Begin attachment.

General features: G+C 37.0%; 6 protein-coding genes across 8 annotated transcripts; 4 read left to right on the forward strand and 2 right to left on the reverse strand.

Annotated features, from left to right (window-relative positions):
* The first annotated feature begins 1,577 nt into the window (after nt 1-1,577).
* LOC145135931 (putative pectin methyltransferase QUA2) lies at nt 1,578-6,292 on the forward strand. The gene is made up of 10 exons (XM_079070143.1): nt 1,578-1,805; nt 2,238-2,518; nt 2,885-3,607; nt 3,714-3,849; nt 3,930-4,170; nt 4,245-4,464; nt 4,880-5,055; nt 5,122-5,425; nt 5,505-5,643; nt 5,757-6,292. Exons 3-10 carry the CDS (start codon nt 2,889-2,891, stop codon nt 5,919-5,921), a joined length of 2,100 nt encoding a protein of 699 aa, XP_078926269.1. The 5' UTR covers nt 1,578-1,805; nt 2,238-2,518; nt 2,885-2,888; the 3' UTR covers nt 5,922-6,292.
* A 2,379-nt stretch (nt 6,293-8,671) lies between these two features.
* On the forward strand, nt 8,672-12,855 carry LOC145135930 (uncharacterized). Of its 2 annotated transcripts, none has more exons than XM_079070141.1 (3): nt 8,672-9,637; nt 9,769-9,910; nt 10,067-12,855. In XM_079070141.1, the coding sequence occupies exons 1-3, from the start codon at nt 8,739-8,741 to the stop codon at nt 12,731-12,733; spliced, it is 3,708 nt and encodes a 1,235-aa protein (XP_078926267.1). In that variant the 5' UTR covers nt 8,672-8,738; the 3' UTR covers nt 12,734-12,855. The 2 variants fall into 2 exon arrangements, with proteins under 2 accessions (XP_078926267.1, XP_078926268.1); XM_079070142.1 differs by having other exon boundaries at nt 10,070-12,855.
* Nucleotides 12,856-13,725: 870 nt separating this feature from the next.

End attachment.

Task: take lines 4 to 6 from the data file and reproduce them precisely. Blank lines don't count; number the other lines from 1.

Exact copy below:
* LOC145135931 (putative pectin methyltransferase QUA2) lies at nt 1,578-6,292 on the forward strand. The gene is made up of 10 exons (XM_079070143.1): nt 1,578-1,805; nt 2,238-2,518; nt 2,885-3,607; nt 3,714-3,849; nt 3,930-4,170; nt 4,245-4,464; nt 4,880-5,055; nt 5,122-5,425; nt 5,505-5,643; nt 5,757-6,292. Exons 3-10 carry the CDS (start codon nt 2,889-2,891, stop codon nt 5,919-5,921), a joined length of 2,100 nt encoding a protein of 699 aa, XP_078926269.1. The 5' UTR covers nt 1,578-1,805; nt 2,238-2,518; nt 2,885-2,888; the 3' UTR covers nt 5,922-6,292.
* A 2,379-nt stretch (nt 6,293-8,671) lies between these two features.
* On the forward strand, nt 8,672-12,855 carry LOC145135930 (uncharacterized). Of its 2 annotated transcripts, none has more exons than XM_079070141.1 (3): nt 8,672-9,637; nt 9,769-9,910; nt 10,067-12,855. In XM_079070141.1, the coding sequence occupies exons 1-3, from the start codon at nt 8,739-8,741 to the stop codon at nt 12,731-12,733; spliced, it is 3,708 nt and encodes a 1,235-aa protein (XP_078926267.1). In that variant the 5' UTR covers nt 8,672-8,738; the 3' UTR covers nt 12,734-12,855. The 2 variants fall into 2 exon arrangements, with proteins under 2 accessions (XP_078926267.1, XP_078926268.1); XM_079070142.1 differs by having other exon boundaries at nt 10,070-12,855.